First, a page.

Of course, luck really had nothing to do with it. The success of both events can be chalked up to the dedication of the volunteers hosting them and the eagerness of the close-knit SQL community to get together whenever there's half a chance.

(Actually, Huntington Beach turned out to be a little cloudy and chilly, but that doesn't mean this SQLSaturday wasn't SQLsizzling!)

For those of you on Twitter, follow @sqlpass and make sure to check out the #sqlsat and #sqlsaturday hashtags to stay up to date. Besides attendance at free learning events, there are many speaking and sponsorship opportunities available.


Ryan Adams helped organize SQLSaturday #63, Dallas

+ Robert L. Davis presented at SQLSaturday #68, Olympia

+ Arie Jones presented at SQLSaturday #68, Olympia

+ Steve Jones presented at SQLSaturday #63, Dallas

+ Clint Kuntz presented at SQLSaturday #73, Orange County

+ Karla Landrum was part of the leadership team for SQLSaturday #72, Honolulu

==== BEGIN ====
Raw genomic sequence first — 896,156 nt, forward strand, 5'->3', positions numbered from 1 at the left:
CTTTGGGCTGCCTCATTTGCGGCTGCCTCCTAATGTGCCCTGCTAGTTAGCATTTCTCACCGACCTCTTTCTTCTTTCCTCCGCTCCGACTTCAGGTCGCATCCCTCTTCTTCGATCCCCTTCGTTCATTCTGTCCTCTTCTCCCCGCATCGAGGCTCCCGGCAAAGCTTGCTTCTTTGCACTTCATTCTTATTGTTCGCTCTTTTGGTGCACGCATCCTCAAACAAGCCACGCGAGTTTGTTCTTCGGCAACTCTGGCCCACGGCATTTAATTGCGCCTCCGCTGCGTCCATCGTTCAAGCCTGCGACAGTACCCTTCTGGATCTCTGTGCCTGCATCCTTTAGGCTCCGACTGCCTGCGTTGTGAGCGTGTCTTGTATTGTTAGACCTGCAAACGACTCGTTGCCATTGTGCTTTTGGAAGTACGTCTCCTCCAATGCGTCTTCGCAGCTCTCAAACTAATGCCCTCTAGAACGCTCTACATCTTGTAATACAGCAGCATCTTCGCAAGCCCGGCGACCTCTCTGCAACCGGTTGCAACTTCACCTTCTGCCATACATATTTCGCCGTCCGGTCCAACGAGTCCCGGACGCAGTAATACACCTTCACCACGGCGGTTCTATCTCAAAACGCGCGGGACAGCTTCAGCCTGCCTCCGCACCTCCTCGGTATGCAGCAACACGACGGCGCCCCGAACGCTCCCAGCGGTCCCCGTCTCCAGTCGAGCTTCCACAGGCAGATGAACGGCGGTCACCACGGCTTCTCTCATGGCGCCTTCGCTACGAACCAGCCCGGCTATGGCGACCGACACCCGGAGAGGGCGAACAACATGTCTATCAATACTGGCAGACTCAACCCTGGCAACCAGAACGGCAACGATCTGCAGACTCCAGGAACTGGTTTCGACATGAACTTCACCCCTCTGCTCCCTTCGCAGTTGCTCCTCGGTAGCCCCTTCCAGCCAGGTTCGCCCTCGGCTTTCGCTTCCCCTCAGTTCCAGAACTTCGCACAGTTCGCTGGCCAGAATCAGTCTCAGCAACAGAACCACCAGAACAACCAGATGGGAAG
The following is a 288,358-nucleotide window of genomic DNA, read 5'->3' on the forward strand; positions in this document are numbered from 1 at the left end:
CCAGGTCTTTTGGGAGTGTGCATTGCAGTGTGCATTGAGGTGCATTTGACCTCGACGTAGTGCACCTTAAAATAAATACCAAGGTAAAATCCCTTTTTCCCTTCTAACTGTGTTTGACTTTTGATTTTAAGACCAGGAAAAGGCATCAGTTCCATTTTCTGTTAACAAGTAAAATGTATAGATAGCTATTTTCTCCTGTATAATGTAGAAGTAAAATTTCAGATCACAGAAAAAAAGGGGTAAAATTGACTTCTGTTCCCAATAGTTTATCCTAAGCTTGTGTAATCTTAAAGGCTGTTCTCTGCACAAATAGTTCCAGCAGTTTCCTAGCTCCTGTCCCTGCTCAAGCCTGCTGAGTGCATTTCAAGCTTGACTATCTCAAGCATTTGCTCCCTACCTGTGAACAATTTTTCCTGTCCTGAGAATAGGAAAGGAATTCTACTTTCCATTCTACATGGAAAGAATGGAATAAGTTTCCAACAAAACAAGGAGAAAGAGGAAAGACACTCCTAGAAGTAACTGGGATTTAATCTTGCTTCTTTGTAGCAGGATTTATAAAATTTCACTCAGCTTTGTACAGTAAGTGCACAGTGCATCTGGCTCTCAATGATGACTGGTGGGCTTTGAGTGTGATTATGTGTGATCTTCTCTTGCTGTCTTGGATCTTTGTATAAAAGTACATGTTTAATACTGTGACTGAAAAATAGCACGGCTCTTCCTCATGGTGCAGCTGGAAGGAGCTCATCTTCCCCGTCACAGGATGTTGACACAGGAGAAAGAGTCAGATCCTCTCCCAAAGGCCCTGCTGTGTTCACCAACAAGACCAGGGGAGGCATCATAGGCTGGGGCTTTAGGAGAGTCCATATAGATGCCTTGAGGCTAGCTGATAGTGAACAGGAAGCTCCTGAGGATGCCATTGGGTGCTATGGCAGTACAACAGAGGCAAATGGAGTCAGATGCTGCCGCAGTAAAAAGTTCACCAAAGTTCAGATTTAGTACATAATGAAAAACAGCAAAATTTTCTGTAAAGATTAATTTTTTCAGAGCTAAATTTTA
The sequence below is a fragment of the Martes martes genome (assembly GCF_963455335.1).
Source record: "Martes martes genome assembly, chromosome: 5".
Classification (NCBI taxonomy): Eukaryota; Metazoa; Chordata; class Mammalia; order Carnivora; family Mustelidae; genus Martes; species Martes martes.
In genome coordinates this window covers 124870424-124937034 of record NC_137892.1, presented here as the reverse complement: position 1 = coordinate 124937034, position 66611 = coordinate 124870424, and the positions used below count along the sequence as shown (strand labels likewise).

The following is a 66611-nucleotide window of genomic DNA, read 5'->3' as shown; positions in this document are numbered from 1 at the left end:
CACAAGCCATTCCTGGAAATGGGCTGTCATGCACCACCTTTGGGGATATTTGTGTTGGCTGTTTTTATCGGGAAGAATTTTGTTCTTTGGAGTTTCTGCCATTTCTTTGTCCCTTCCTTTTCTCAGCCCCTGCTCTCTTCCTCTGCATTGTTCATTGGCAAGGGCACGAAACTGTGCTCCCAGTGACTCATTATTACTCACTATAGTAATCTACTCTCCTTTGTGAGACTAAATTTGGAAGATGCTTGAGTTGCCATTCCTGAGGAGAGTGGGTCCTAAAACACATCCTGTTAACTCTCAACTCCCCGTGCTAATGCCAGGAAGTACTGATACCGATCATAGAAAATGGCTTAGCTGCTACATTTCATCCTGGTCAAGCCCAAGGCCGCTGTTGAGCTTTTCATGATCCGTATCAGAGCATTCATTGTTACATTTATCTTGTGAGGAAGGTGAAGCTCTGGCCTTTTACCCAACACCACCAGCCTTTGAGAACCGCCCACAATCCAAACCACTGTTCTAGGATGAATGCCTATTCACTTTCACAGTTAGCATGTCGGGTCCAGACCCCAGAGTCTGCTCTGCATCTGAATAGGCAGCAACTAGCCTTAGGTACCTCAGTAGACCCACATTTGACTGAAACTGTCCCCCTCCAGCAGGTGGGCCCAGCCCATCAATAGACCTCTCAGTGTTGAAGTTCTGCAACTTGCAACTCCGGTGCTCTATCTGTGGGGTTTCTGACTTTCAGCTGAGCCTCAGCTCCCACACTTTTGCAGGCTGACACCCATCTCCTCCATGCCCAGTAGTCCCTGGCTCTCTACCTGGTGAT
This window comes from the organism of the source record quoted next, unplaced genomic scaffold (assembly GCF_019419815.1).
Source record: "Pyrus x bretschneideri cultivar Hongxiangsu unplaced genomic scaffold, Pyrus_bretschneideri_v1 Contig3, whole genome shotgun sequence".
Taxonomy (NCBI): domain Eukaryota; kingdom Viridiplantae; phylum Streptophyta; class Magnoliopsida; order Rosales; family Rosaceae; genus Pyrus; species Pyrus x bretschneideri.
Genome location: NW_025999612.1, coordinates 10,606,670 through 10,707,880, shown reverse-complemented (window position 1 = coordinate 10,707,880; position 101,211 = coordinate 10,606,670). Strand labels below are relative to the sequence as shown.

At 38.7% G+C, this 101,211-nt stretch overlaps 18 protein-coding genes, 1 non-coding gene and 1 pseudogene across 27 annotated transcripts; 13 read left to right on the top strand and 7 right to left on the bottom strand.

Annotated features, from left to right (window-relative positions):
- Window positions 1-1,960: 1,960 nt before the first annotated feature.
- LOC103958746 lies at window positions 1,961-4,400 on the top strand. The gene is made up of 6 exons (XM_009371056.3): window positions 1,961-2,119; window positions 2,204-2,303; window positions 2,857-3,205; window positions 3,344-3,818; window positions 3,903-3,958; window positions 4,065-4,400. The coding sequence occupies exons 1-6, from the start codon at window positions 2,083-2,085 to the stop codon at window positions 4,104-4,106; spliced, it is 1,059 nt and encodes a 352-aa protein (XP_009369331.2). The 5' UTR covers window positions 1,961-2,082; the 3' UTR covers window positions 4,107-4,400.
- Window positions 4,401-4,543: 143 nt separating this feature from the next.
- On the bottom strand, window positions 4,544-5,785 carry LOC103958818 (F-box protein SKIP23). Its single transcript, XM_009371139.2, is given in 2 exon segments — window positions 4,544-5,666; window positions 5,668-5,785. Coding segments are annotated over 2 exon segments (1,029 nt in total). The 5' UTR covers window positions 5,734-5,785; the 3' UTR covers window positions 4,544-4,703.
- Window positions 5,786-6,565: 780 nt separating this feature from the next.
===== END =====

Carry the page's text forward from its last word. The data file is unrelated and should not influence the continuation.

+ Chuck Lathrope presented at SQLSaturday #68, Olympia

+ Meredith Ryan-Smith presented at SQLSaturday #73, Orange County

+ Colin Smith presented at SQLSaturday #73, Orange County

+ David Stein presented at SQLSaturday #67, Chicago

+ Paul Turley presented at SQLSaturday #68, Olympia

+ Andy Warren attended SQLSaturday #63, Dallas

+ Reagan Williams presented at SQLSaturday #73, Orange County


Next up is SQLSaturday's first stop in Portugal, which is happening on April 15 - apparently they do Saturdays on a Friday over there! The other SQLSaturday in April is taking place on the 30th in Jacksonville, FL. Stay tuned for more events this spring and summer, though - June's already looking pretty hot and new SQLSaturdays are added all the time.


If you're a speaker, you know that it's sometimes tough to have to hear criticism after pouring your heart and soul into a presentation. Brent Ozar's also been there - he provides some tips on how to deal with criticism.

Finally, PASS Director and SQLSaturday co-founder Andy Warren recently blogged about changes being made to the SQLSaturday web infrastructure. The plan is to make things easier and more streamlined. Check out his post here.

Want to attend or speak at a SQLSaturday? Check out the SQLSaturday website or "Upcoming In-Person Events" on the PASS Home page for upcoming dates near you.

Want to put on your own SQLSaturday? Click here to get started.

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PASS 2011 Summit Abstract Submissions